My friend Katie recently became manager (that is probably not her official title) at the Little Rockies Center here in Harlem. The Little Rockies
Center houses the Sweet Medical Clinic in several rooms, a number of apartments for senior residents, and a gathering place for senior citizens and other community members. The facility includes a well-stocked kitchen and large dining room with comfortable chairs around huge tables.
Although Katie had insisted that I am welcome to come to lunch any time, and several others had invited me, I never thought of going until Saturday. That morning Katie’s son Trent came by to help me with some heavy garden work. Trent is a husky sophomore at Harlem High. He is a good worker and has done odd jobs for me since he was in sixth grade.
Together we pruned my raspberry jungle. The raspberry bushes had sneaked across the enclosing path and invaded the southeastern corner of my yard. I think they did this in the dead of night. One day I had an orderly grouping of raspberries along the eastern wall of my garden cabin. The next day I had a plantation. ’Tis the season and they desperately needed pruning. Trent began whacking at one end, and I attacked from the other. We met in the middle. Without Trent’s help, the job would have been overwhelming.
Next we tackled the hollyhocks. Without hesitation I claim to grow the most beautiful hollyhocks in town. They flourish around the house in several groupings. They tower eight, nine and ten feet high with elephant-ear leaves. The flowers bloom in a profusion of colors I have seen nowhere else. In the fall the pithy stalks bow to the ground heavy with seed. By this time of the year they are unsightly and benefit from a thorough chopping.
We finished the hollyhocks. It was nearly noon. Trent had worked hard, but we were not done with my list for the day. First though, I needed to feed the young man to keep up his strength. I had nothing prepared. No restaurants are open on Saturday in Harlem. “Want to eat lunch at the Center?” I asked.
“Good,” Trent replied. “Want to know what is on the menu today?”
“No. I’m sure it will be good. Let’s go. You drive.”
“I’ll give you a clue,” he said. “I was there early this morning and smelled cinnamon rolls fresh out of the oven.”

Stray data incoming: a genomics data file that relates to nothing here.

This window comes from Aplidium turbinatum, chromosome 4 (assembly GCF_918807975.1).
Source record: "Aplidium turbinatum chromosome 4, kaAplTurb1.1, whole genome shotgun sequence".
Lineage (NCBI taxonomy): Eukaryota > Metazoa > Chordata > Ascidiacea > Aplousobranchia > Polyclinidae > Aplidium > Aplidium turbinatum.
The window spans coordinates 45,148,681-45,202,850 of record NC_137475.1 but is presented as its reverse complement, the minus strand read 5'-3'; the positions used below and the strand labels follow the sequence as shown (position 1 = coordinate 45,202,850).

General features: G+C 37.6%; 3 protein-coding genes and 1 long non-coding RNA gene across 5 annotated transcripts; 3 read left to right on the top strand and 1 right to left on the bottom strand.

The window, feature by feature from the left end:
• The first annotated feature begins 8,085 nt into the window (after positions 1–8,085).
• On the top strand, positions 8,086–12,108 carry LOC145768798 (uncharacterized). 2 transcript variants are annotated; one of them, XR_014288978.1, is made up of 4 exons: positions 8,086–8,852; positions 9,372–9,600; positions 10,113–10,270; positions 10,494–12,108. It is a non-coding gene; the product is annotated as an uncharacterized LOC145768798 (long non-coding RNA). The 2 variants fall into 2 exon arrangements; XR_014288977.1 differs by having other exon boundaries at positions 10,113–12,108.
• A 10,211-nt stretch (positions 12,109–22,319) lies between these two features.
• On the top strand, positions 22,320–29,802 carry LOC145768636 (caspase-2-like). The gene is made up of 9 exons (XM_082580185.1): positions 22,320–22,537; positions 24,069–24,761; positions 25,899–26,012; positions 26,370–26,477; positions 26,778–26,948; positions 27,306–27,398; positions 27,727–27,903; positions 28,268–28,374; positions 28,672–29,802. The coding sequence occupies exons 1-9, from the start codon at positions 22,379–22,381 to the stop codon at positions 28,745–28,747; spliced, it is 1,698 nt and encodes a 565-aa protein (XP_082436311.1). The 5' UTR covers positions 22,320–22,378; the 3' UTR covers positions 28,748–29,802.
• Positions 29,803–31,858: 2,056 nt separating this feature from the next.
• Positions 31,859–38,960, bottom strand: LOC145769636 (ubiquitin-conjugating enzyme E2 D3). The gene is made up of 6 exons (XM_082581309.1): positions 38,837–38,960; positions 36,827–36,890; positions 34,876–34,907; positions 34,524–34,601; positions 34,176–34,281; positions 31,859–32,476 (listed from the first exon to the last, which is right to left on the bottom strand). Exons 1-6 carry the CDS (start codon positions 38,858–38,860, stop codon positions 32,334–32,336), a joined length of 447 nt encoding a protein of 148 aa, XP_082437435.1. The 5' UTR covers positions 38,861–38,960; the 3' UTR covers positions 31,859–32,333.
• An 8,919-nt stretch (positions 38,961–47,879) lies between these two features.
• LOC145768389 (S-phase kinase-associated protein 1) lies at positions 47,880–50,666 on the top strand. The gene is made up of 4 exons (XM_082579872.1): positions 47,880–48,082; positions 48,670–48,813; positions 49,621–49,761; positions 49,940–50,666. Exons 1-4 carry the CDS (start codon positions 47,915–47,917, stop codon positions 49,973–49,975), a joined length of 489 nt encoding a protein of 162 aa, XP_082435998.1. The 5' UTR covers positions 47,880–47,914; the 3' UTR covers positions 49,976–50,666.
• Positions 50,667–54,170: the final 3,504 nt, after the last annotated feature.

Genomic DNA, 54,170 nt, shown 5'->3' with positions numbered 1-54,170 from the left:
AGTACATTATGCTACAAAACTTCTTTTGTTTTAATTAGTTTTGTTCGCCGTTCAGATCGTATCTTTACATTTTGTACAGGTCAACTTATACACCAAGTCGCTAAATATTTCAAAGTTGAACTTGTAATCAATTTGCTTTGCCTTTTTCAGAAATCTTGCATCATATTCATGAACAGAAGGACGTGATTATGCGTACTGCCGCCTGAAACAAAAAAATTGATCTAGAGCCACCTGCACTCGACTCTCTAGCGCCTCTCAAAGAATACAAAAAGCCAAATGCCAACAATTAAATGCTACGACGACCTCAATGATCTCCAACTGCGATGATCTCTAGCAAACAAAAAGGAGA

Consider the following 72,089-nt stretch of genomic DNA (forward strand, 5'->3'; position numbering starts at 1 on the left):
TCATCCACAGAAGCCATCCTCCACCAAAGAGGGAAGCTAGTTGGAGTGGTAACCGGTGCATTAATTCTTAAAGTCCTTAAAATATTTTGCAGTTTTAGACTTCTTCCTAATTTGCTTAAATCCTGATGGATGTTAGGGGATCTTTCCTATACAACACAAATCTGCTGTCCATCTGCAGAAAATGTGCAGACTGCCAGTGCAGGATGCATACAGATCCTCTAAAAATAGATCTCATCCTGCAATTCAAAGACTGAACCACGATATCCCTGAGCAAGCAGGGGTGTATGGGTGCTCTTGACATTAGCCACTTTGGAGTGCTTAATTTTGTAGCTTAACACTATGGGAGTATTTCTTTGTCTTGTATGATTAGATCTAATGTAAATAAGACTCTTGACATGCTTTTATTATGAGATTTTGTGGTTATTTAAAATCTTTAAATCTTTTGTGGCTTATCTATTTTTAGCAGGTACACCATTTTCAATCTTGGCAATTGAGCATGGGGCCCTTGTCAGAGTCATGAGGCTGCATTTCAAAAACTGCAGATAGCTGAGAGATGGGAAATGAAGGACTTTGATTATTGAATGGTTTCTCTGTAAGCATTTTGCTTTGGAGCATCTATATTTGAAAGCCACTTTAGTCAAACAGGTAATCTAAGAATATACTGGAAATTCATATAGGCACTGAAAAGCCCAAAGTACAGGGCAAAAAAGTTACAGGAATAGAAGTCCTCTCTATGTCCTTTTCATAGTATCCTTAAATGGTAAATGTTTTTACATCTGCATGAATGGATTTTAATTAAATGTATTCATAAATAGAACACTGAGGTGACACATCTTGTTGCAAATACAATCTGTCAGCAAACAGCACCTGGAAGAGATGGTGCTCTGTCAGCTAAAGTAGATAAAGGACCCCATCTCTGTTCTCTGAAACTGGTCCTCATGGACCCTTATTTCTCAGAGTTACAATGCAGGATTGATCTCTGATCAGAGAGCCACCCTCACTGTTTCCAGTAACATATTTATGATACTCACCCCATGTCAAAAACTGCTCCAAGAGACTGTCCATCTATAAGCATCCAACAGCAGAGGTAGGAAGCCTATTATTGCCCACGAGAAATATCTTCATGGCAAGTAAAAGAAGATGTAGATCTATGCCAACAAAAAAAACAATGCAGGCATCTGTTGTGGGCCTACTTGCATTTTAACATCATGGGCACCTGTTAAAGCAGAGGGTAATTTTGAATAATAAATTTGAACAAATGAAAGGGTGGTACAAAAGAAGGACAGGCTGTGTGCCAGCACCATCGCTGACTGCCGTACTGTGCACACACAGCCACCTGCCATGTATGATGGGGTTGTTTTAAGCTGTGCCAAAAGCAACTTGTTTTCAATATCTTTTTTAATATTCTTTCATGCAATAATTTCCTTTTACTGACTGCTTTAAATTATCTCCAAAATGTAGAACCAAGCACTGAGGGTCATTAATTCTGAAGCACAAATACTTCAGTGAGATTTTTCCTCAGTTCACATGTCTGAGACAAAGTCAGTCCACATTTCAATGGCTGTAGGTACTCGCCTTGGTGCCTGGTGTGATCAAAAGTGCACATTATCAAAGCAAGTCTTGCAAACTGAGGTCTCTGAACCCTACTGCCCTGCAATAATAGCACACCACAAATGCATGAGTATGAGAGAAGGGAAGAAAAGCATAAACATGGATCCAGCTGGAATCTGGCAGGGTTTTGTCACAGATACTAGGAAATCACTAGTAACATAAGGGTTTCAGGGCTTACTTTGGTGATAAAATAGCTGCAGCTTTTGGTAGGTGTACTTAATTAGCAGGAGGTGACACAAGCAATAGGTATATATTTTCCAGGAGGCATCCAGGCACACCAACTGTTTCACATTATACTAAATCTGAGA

The dining room was packed. Trent led me to the sign-in book. Next to it sat a coffee can with a slot in the lid for donations for the meal. Had I been unable to pay, no matter, they would have fed me anyway. I knew many of the people there, and they greeted me. Some diners come regularly for the lunch and also volunteer their help with serving and cleanup afterward, just like at home.
I spotted an empty chair between Mary O’Bryan and Mary Calvert, women I have known since my childhood, when they owned and operated the Merry Market where we bought groceries. We were eight women at the table. Our talk was cheerful and lively. I knew all but one of the gals. Everybody assumed I had met Ellen, the new pastor at the Lutheran Church. By mid-meal I felt like she was an old friend. She made that easy for me by wearing a T-shirt which proclaimed her to be a fellow bibliophile. In keeping with her profession it read “Lead me not into Temptation — especially bookstores.”
We feasted on roast beef, potatoes and gravy, peas, a salad, fresh dinner rolls and grapes. Sure enough, Mrs. Herndon plunked a huge platter of enormous fresh-baked cinnamon rolls on each table. I groaned. I was too full to eat another bite. Evelyn insisted I take a cinnamon roll home with me for later.
Lunch was a treat but best of all was the camaraderie. I had not realized our little community had such a wonderful gathering place. When Trent and I left the Center to return to garden work, a dozen people called after me, “You be sure and come back now.” I know I will.
(Sondra Ashton graduated from Harlem High in 1963 and left for good. She finds, after recently returning, things now look a bit different. Join her in a discussion of her column at http://montanatumbleweed.blogspot.com.)